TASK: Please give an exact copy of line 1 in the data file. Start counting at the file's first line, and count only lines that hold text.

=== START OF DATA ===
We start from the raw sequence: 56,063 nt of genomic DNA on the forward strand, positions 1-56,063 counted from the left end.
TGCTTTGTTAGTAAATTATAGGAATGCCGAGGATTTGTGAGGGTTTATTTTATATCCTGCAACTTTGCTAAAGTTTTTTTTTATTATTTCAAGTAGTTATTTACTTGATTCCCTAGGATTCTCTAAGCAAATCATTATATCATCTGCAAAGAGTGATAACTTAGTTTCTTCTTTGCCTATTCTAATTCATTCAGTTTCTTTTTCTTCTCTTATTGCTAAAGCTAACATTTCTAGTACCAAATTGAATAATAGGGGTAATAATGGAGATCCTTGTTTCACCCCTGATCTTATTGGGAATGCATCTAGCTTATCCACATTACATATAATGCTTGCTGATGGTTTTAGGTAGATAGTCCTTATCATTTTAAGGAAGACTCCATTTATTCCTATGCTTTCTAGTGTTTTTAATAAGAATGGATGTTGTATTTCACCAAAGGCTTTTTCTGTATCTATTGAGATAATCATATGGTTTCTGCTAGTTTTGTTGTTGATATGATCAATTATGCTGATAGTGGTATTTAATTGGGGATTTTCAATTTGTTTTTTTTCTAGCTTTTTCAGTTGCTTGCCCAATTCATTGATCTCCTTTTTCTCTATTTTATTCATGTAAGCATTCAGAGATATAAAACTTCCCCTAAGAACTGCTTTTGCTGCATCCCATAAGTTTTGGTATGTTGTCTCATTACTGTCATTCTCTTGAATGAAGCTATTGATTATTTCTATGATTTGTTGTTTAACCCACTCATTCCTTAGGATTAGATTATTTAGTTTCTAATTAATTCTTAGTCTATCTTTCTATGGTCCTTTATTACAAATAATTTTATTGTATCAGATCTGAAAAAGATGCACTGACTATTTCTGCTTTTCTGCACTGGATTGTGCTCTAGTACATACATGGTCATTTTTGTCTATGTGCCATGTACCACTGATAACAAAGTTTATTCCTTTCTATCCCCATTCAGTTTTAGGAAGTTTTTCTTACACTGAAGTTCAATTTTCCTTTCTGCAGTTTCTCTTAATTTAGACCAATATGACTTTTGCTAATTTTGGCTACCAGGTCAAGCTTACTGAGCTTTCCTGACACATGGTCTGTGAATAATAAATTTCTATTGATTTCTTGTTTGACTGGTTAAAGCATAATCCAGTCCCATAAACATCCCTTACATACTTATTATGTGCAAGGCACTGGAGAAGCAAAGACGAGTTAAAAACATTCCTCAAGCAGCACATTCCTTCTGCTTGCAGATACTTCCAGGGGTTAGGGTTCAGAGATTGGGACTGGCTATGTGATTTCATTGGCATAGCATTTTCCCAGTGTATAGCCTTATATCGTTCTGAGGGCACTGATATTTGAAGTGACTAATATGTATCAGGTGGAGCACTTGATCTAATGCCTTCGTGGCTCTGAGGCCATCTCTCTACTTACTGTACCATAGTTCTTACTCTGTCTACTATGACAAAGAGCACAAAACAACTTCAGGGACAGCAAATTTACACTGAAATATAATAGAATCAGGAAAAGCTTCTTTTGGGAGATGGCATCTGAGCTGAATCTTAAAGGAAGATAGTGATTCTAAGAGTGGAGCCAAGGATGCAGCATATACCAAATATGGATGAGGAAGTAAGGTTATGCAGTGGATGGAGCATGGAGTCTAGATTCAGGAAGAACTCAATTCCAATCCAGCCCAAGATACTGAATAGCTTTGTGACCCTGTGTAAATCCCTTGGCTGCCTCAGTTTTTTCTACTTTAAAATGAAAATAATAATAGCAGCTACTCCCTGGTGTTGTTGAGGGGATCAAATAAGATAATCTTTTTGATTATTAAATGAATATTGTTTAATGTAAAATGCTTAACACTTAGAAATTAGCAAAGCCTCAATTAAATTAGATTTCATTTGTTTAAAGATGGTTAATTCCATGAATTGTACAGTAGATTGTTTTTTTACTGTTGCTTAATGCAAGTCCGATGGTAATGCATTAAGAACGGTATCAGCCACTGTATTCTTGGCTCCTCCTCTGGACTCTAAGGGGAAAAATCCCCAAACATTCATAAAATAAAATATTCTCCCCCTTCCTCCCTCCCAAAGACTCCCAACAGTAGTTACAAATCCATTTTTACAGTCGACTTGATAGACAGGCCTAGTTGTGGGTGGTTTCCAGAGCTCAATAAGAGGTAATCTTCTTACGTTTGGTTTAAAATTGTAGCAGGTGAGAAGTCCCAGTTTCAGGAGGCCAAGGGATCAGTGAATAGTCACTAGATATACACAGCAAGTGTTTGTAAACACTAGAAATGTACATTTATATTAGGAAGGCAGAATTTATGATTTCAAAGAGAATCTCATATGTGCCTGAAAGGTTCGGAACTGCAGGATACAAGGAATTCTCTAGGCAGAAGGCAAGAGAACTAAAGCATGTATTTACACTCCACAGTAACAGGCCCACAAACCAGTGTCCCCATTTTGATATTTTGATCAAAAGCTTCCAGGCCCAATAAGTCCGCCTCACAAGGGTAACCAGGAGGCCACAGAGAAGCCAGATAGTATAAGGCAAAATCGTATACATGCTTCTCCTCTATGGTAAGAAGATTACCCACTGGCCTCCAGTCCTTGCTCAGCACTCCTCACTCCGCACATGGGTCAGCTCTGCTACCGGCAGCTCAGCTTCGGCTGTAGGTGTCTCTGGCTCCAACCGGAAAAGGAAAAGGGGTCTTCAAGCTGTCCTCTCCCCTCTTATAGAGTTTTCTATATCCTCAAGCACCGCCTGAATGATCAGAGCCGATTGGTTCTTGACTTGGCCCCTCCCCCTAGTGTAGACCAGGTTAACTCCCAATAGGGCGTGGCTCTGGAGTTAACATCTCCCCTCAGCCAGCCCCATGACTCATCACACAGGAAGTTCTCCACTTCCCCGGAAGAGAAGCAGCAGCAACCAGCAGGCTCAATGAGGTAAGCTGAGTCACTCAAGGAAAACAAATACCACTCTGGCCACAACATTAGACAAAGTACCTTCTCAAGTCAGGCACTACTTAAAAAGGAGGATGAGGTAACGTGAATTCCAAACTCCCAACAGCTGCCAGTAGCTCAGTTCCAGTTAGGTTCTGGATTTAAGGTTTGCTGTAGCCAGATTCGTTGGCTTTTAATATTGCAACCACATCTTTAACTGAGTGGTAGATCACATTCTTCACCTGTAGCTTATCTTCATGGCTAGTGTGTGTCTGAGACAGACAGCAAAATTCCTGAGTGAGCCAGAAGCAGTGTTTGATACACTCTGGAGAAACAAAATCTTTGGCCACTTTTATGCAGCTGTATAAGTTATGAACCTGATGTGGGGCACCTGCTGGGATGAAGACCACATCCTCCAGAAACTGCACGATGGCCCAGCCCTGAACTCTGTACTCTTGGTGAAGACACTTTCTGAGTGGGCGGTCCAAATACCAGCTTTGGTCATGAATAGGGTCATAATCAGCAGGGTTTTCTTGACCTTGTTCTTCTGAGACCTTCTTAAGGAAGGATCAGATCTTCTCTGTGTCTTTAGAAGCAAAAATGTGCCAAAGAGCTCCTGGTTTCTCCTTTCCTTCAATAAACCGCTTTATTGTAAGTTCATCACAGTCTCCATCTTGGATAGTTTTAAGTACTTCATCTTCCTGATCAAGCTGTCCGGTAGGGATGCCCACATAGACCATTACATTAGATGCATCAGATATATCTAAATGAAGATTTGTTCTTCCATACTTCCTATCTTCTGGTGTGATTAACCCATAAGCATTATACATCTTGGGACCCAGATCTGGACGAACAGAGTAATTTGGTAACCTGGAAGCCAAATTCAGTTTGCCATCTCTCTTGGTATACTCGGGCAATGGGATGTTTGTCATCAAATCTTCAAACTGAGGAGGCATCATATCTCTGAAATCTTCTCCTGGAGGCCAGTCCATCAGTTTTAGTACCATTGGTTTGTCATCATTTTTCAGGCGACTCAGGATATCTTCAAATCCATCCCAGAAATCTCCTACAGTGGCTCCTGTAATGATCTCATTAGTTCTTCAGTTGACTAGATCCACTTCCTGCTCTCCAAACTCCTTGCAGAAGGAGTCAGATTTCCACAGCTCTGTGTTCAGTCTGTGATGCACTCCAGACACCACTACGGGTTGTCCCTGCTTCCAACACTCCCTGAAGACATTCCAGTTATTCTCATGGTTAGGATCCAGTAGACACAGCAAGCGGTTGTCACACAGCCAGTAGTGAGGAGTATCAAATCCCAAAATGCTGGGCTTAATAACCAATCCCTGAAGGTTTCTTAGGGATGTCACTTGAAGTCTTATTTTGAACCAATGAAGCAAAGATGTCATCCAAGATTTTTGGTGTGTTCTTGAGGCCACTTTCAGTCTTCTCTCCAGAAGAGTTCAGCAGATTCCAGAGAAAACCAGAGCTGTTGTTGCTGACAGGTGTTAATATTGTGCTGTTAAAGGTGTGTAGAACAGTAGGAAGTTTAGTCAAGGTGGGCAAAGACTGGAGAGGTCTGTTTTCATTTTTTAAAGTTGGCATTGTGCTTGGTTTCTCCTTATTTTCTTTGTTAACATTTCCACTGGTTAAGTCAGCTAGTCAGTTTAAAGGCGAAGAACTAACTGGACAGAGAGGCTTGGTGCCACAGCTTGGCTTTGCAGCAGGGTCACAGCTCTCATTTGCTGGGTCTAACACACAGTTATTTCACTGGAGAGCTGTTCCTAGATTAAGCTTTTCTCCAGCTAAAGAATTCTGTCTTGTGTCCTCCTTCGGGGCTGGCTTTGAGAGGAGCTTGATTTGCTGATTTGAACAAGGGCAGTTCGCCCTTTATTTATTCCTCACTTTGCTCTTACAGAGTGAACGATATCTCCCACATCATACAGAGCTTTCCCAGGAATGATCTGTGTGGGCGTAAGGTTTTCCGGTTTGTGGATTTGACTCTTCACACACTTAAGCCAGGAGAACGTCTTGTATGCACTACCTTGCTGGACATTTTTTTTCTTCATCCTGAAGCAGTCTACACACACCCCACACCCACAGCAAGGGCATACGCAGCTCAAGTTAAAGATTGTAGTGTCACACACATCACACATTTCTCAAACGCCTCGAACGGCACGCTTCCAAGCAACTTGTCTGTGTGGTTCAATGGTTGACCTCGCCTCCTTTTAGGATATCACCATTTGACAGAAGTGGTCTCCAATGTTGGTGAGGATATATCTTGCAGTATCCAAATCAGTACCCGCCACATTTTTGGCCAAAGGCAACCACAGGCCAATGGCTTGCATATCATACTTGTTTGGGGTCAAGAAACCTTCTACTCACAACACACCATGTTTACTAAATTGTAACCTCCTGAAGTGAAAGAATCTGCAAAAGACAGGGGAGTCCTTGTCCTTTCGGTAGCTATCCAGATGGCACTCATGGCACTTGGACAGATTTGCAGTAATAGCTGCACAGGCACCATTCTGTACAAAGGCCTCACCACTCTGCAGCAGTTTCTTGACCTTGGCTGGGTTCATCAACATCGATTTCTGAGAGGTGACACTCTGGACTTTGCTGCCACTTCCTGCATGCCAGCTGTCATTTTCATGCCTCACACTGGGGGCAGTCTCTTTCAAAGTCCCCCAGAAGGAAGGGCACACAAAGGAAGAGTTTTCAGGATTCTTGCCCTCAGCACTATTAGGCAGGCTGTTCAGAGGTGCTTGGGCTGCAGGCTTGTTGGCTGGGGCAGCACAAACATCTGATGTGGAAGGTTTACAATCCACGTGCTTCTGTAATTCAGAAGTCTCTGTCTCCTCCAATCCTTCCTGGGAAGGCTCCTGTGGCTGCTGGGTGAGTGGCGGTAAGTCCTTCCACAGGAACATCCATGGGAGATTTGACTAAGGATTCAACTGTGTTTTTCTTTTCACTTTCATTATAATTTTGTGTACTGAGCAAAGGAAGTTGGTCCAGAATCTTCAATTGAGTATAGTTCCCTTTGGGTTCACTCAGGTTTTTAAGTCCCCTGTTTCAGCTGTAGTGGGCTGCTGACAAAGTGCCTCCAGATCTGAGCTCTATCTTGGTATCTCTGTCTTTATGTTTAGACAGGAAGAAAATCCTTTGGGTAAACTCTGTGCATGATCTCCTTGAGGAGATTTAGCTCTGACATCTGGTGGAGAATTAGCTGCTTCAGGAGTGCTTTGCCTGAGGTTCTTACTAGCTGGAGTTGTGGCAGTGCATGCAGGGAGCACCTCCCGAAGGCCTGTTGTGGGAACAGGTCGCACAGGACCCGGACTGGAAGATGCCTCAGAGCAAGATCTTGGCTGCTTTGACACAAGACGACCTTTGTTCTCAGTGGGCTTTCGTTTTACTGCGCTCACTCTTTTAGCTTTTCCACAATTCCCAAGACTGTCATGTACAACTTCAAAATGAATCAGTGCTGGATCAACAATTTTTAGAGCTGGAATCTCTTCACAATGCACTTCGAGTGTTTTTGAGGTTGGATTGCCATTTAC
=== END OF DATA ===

We start from the raw sequence: 56,063 nt of genomic DNA on the forward strand, positions 1-56,063 counted from the left end.